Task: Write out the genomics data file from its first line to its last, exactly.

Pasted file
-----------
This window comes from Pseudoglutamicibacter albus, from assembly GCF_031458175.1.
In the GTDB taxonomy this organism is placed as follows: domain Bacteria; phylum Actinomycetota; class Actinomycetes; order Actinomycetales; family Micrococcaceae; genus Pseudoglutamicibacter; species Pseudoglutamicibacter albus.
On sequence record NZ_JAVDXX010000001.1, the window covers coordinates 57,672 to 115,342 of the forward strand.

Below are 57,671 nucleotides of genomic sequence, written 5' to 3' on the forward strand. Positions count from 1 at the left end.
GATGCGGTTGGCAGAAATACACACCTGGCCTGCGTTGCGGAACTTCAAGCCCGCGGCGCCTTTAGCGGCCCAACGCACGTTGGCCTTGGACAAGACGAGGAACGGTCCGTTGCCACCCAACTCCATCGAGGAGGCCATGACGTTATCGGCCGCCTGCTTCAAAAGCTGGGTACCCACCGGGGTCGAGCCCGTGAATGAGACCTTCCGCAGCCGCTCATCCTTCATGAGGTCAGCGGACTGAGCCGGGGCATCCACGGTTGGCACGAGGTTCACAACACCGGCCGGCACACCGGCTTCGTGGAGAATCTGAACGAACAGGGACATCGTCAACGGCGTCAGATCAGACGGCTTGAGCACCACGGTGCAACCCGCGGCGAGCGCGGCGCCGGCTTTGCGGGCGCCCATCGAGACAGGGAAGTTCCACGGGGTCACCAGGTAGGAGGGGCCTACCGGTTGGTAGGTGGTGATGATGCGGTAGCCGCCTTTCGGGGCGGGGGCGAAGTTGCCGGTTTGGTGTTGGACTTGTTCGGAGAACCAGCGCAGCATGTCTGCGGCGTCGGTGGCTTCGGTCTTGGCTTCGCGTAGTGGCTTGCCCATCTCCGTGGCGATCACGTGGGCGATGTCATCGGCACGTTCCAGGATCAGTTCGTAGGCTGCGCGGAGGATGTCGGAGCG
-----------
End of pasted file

This window comes from Pseudoglutamicibacter albus, from assembly GCF_031458175.1.
In the GTDB taxonomy this organism is placed as follows: domain Bacteria; phylum Actinomycetota; class Actinomycetes; order Actinomycetales; family Micrococcaceae; genus Pseudoglutamicibacter; species Pseudoglutamicibacter albus.
On sequence record NZ_JAVDXX010000001.1, the window covers coordinates 57,672 to 115,342 of the forward strand.

Below are 57,671 nucleotides of genomic sequence, written 5' to 3' on the forward strand. Positions count from 1 at the left end.
GATGCGGTTGGCAGAAATACACACCTGGCCTGCGTTGCGGAACTTCAAGCCCGCGGCGCCTTTAGCGGCCCAACGCACGTTGGCCTTGGACAAGACGAGGAACGGTCCGTTGCCACCCAACTCCATCGAGGAGGCCATGACGTTATCGGCCGCCTGCTTCAAAAGCTGGGTACCCACCGGGGTCGAGCCCGTGAATGAGACCTTCCGCAGCCGCTCATCCTTCATGAGGTCAGCGGACTGAGCCGGGGCATCCACGGTTGGCACGAGGTTCACAACACCGGCCGGCACACCGGCTTCGTGGAGAATCTGAACGAACAGGGACATCGTCAACGGCGTCAGATCAGACGGCTTGAGCACCACGGTGCAACCCGCGGCGAGCGCGGCGCCGGCTTTGCGGGCGCCCATCGAGACAGGGAAGTTCCACGGGGTCACCAGGTAGGAGGGGCCTACCGGTTGGTAGGTGGTGATGATGCGGTAGCCGCCTTTCGGGGCGGGGGCGAAGTTGCCGGTTTGGTGTTGGACTTGTTCGGAGAACCAGCGCAGCATGTCTGCGGCGTCGGTGGCTTCGGTCTTGGCTTCGCGTAGTGGCTTGCCCATCTCCGTGGCGATCACGTGGGCGATGTCATCGGCACGTTCCAGGATCAGTTCGTAGGCTGCGCGGAGGATGTCGGAGCG